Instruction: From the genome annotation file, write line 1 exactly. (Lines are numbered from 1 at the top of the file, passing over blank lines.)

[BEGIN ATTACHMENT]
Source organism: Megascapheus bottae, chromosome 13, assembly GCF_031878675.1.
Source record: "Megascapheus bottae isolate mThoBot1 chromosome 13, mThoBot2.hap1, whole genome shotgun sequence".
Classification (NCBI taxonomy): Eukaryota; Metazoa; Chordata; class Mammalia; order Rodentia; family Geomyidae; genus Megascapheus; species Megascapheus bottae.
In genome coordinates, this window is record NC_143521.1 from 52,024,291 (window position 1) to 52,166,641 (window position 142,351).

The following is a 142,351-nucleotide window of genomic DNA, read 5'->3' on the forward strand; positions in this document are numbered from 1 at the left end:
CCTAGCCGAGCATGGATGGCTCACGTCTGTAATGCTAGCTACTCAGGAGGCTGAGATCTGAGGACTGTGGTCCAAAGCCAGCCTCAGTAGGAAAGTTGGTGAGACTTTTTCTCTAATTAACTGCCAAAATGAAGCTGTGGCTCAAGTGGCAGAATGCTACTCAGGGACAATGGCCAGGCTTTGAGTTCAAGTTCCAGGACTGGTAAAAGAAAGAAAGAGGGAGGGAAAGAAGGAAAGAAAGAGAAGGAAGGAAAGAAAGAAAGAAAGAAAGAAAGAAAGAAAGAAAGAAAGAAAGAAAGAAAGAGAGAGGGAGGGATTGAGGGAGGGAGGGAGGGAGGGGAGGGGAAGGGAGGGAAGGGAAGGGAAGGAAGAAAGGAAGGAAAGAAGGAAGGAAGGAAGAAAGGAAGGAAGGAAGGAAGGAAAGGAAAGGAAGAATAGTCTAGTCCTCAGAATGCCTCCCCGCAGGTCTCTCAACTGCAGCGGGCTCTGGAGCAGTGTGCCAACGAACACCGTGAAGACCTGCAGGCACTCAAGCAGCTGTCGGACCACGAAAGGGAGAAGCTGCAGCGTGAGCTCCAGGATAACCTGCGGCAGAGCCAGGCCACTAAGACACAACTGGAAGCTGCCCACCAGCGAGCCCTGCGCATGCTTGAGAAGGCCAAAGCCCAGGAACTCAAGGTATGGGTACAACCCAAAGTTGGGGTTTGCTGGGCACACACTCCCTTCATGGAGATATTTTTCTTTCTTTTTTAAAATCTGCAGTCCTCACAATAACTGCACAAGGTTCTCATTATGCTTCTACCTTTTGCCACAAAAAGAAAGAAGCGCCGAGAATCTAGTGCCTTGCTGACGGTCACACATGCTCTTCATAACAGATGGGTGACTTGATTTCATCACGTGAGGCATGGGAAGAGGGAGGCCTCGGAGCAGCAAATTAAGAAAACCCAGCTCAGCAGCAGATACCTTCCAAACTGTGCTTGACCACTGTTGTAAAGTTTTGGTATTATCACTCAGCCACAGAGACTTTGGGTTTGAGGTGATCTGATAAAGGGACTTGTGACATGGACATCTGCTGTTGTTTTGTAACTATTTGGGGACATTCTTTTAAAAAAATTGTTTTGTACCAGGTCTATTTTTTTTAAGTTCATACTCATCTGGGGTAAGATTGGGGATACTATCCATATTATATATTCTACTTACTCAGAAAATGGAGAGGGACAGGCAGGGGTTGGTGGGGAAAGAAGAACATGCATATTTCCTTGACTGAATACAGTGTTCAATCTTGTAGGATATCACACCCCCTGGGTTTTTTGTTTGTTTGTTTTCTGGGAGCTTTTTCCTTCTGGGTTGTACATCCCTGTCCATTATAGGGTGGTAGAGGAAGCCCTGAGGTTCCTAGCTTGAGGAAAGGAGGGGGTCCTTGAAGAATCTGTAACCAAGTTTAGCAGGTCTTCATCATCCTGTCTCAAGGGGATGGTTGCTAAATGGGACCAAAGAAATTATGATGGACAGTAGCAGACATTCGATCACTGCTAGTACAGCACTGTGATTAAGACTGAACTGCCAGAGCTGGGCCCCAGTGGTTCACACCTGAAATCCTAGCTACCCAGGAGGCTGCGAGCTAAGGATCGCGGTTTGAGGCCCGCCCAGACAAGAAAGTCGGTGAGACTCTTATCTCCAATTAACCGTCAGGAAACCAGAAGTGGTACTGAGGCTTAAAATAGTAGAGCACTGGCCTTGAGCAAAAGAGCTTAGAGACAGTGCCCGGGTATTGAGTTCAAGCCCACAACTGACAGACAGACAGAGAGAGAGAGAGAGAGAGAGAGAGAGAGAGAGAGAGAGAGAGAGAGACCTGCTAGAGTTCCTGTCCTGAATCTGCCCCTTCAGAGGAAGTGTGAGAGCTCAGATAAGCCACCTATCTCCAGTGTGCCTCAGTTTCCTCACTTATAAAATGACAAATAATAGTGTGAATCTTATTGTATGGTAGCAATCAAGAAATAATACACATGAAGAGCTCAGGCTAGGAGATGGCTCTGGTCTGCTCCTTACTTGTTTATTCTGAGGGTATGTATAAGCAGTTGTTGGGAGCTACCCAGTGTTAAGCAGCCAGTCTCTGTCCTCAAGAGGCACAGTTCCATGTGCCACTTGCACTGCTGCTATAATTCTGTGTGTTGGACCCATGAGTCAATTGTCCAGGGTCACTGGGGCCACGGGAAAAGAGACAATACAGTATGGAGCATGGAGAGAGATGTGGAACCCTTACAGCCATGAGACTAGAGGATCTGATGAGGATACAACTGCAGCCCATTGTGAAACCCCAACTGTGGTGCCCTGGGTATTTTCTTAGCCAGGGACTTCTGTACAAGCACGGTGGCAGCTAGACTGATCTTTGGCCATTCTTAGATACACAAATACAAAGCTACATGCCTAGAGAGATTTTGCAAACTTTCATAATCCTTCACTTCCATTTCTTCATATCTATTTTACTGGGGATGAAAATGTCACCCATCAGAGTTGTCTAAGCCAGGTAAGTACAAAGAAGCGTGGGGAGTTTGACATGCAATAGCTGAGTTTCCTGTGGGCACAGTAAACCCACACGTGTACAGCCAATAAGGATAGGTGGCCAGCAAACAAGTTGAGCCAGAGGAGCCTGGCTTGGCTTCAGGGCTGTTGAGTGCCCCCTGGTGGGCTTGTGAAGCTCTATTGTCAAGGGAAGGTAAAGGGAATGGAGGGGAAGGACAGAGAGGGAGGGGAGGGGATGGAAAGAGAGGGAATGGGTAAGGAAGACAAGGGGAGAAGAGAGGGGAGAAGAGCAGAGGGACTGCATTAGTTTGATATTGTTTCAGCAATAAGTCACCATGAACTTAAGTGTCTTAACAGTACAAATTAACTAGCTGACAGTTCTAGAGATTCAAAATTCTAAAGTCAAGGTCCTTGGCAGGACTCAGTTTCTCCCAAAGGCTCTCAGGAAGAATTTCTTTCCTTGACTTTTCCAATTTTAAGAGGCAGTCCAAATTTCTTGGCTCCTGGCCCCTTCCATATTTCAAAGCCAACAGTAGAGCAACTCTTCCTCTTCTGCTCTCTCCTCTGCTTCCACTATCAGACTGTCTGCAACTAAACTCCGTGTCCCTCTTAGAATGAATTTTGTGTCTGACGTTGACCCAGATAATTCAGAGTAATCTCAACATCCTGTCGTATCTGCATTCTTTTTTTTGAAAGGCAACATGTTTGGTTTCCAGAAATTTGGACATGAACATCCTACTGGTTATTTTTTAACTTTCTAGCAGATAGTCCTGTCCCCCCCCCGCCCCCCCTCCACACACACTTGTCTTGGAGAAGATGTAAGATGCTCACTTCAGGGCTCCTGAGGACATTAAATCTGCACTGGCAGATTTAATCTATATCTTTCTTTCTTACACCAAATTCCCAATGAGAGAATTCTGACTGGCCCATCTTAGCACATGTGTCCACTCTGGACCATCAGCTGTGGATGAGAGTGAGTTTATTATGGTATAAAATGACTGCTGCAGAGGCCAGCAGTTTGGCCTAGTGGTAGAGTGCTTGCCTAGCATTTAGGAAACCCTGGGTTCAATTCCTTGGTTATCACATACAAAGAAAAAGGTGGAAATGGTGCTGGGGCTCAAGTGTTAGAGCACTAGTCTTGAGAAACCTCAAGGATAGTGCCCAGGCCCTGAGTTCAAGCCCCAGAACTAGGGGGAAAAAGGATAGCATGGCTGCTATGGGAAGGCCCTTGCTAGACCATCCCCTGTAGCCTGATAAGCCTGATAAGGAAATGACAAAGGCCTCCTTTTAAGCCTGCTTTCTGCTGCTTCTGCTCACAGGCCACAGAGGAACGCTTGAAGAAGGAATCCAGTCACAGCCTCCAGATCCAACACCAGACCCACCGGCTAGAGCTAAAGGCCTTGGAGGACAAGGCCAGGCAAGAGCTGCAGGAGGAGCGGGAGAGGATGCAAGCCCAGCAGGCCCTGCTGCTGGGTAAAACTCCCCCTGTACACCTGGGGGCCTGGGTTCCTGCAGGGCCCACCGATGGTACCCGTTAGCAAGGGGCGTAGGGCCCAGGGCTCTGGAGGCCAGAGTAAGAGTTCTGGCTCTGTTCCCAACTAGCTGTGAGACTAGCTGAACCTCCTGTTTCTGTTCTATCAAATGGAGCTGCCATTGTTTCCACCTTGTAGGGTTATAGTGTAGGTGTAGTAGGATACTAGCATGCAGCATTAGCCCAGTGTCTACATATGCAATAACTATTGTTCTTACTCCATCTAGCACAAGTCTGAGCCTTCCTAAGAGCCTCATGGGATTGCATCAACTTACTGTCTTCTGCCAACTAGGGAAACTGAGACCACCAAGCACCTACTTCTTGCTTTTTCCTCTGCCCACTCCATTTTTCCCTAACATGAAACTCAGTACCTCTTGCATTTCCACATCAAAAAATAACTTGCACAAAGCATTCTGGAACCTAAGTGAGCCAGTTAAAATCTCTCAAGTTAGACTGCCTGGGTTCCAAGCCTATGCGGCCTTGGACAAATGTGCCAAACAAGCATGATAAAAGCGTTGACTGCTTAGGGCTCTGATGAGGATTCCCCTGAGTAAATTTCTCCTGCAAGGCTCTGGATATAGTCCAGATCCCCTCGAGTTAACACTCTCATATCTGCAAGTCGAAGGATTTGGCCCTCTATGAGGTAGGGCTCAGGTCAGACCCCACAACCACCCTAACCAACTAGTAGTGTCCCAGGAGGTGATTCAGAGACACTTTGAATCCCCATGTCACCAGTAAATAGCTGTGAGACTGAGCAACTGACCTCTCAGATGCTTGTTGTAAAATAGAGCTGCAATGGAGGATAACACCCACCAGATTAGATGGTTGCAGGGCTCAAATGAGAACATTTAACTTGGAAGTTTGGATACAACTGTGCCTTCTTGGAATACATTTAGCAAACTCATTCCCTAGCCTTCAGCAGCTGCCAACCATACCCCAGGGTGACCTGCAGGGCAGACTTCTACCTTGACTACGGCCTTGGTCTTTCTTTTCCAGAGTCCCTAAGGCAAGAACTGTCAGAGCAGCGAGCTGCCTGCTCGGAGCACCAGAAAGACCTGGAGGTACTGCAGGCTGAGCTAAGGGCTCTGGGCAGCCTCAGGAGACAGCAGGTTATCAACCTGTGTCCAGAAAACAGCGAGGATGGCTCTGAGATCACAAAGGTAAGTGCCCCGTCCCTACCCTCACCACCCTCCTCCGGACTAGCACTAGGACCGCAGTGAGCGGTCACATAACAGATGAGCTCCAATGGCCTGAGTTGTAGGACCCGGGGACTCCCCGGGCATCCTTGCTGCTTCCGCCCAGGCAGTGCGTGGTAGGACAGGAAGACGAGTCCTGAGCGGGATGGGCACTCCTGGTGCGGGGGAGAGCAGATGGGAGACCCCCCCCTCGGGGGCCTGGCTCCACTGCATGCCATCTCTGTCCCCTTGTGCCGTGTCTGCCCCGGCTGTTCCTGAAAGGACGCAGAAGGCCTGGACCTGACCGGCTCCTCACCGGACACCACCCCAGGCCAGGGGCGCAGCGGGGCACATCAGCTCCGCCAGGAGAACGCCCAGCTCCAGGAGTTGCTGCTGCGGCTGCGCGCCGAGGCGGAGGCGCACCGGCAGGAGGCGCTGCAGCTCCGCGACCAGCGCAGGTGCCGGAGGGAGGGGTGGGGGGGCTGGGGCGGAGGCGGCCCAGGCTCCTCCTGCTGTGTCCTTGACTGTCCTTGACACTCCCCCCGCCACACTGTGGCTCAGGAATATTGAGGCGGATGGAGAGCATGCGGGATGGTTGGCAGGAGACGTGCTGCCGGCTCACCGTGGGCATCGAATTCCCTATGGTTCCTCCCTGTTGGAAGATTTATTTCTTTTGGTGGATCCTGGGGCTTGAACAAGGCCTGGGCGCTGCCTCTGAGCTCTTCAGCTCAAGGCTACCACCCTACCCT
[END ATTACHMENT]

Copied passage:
Source organism: Megascapheus bottae, chromosome 13, assembly GCF_031878675.1.